Sewer Service Questions

The City and County of Denver is only responsible for main public sewers. For information about your private tap/serviceline, we recommend you to hire a licensed plumbing company that provides such services.
Immediately phone 303-446-3400 and report the problem. A maintenance crew will be dispatched to your location as quickly as possible If the problem is found in the city sewer line, Wastewater personnel will service the line and correct the problem. If cleanup is necessary due to a problem in the city line, we will arrange to have it completed in an efficient manner. If the problem is found to be your private line rather than the city sewer line, we will inform you as soon as possible. It would then be your responsibility to contact a plumber to service your line and repair any damage which may have occurred.
Believe it or not, a dry drain can lead to this condition. Drain pipes are constructed to hold a small amount of water. This retained water creates a seal to keep odors from coming up into your house. This water seal can evaporate, thus allowing foul odors to come into your house. To remedy this situation, you should pour a little water down your drain each month.
Do NOT flush disposable diapers and baby wipes as they will clog your sewer line. In addition, never pour grease or gummy substances down garbage disposals, toilets, or floor drains. Flammable liquids, i.e. oil, gasoline, paint thinner, etc., should never be poured into your sewer line as they can cause a fire hazard or create a harmful coating on your sewer pipe. Never flush plastic tampon containers, pencils, pins, hypodermic needles, broken glass or other foreign objects that can lodge in your sanitary line and prevent consistent flow.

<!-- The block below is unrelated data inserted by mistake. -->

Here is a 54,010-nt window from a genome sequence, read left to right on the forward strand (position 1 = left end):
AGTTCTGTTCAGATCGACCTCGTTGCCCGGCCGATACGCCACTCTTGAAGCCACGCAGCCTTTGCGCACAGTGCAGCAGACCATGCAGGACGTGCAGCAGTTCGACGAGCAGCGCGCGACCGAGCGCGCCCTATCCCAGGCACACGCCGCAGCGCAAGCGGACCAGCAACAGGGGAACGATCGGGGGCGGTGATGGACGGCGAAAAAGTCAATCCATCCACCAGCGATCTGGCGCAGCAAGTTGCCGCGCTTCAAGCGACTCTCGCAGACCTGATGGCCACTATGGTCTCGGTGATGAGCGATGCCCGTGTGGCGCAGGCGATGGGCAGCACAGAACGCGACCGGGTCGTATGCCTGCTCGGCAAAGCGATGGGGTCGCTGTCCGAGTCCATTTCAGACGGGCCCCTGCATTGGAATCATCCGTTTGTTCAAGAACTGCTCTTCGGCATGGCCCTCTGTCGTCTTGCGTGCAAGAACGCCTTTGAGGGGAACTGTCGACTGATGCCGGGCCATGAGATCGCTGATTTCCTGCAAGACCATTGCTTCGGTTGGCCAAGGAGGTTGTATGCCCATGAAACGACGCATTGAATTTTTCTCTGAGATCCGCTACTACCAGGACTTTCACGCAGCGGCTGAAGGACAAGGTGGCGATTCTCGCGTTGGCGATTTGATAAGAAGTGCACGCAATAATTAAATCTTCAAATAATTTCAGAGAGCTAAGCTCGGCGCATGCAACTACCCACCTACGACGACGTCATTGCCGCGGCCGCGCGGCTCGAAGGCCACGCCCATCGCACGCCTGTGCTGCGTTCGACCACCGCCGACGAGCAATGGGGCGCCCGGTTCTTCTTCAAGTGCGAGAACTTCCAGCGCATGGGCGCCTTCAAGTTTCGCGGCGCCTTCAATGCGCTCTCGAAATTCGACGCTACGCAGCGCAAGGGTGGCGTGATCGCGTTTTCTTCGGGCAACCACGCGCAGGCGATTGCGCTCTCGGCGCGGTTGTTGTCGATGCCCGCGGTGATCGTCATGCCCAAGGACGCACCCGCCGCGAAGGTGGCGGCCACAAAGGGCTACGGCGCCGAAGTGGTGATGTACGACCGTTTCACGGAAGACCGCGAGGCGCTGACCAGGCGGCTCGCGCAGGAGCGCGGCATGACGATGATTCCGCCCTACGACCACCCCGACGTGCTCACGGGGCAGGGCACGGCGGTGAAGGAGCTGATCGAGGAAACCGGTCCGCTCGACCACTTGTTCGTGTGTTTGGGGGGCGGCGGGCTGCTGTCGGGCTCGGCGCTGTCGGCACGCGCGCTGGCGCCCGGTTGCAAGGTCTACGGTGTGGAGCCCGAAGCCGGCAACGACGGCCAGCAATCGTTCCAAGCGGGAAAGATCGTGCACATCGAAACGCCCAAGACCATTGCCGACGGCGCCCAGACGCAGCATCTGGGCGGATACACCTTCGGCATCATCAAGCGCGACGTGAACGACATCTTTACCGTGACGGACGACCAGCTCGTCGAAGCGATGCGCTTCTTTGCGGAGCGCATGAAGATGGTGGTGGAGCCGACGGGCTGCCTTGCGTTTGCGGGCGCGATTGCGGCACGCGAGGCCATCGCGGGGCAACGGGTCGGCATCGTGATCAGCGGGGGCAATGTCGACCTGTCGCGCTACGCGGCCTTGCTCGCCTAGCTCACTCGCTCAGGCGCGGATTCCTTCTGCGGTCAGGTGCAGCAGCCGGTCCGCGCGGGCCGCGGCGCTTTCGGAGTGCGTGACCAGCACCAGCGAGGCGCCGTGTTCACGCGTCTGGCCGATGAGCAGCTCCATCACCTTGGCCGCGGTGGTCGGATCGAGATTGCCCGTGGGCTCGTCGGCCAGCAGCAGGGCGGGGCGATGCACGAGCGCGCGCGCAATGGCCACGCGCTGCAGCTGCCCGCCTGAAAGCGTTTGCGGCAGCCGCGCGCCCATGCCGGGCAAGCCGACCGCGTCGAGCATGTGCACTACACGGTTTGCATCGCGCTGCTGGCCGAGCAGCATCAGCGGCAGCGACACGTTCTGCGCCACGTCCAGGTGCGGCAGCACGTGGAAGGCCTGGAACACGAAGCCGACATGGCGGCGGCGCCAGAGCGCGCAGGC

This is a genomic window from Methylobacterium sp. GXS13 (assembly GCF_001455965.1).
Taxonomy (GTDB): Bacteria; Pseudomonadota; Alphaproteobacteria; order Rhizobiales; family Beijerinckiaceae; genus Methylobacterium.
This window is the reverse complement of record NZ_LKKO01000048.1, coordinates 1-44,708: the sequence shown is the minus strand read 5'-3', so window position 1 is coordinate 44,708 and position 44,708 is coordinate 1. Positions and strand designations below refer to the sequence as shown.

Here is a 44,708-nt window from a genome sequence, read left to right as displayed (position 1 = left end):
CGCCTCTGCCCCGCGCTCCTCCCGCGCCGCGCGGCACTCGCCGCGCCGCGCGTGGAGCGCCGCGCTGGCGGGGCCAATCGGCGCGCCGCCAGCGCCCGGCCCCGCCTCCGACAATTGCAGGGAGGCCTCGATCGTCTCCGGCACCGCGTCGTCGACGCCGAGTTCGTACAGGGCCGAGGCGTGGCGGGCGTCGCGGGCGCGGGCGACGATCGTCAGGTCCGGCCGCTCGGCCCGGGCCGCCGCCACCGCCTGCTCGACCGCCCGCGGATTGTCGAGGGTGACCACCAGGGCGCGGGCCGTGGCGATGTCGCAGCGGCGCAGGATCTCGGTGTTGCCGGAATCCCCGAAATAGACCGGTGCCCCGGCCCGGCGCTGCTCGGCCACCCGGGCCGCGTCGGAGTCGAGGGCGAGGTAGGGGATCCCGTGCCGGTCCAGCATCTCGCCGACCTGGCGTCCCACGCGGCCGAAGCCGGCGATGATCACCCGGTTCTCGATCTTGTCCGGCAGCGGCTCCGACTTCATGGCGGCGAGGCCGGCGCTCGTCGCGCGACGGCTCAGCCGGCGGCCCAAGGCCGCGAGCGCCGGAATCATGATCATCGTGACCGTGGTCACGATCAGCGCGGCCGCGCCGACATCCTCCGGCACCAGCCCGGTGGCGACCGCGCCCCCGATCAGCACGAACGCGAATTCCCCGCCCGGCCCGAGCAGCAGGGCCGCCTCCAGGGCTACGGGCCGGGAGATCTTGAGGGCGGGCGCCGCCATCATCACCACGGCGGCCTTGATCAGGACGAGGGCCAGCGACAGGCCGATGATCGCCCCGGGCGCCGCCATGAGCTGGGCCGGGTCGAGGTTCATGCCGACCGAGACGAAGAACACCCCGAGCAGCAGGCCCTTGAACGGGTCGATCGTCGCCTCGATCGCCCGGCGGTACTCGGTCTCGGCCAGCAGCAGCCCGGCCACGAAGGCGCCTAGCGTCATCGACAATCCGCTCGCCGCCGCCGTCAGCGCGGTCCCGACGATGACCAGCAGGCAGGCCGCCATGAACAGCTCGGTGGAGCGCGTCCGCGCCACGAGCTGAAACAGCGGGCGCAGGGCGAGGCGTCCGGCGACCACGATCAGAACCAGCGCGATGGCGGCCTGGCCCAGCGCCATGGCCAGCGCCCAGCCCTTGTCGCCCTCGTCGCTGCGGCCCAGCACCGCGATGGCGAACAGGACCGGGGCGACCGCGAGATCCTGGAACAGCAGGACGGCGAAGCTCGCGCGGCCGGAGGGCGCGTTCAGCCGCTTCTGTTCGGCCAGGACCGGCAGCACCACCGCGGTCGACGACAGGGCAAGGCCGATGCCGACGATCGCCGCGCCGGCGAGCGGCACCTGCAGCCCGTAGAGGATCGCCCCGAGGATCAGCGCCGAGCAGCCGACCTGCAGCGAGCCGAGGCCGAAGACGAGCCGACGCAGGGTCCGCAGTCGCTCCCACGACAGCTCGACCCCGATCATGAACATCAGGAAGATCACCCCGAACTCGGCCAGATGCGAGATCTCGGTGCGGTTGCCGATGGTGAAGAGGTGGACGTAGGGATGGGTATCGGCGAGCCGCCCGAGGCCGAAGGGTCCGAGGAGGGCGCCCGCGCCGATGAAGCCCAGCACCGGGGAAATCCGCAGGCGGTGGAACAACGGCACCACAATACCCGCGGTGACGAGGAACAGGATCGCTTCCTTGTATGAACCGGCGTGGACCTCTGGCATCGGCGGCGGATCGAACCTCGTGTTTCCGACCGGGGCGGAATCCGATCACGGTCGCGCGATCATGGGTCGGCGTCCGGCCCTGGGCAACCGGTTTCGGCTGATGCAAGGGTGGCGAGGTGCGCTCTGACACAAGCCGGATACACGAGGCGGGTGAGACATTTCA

For more information visit the Stormwater Quality page.

The combination of moisture, warmth, and nutrients that exist in all sewer lines (private and city) provides an excellent environment for roots to grow. Roots from trees, plants, and shrubbery are first attracted to the exterior of the sewer line and will penetrate the smallest crack or pin hole. This growth can eventually clog sewer lines.
It is extremely unlikely that sewer water will get into your drinking water. Incoming drinking water lines are designed to be pressurized and are installed above outgoing sewer lines. With this design, any sewer leakage would run downward and away from the line providing you with drinking water.

If you have a question about your water service, call the Denver Water Department at 303-893-2444.
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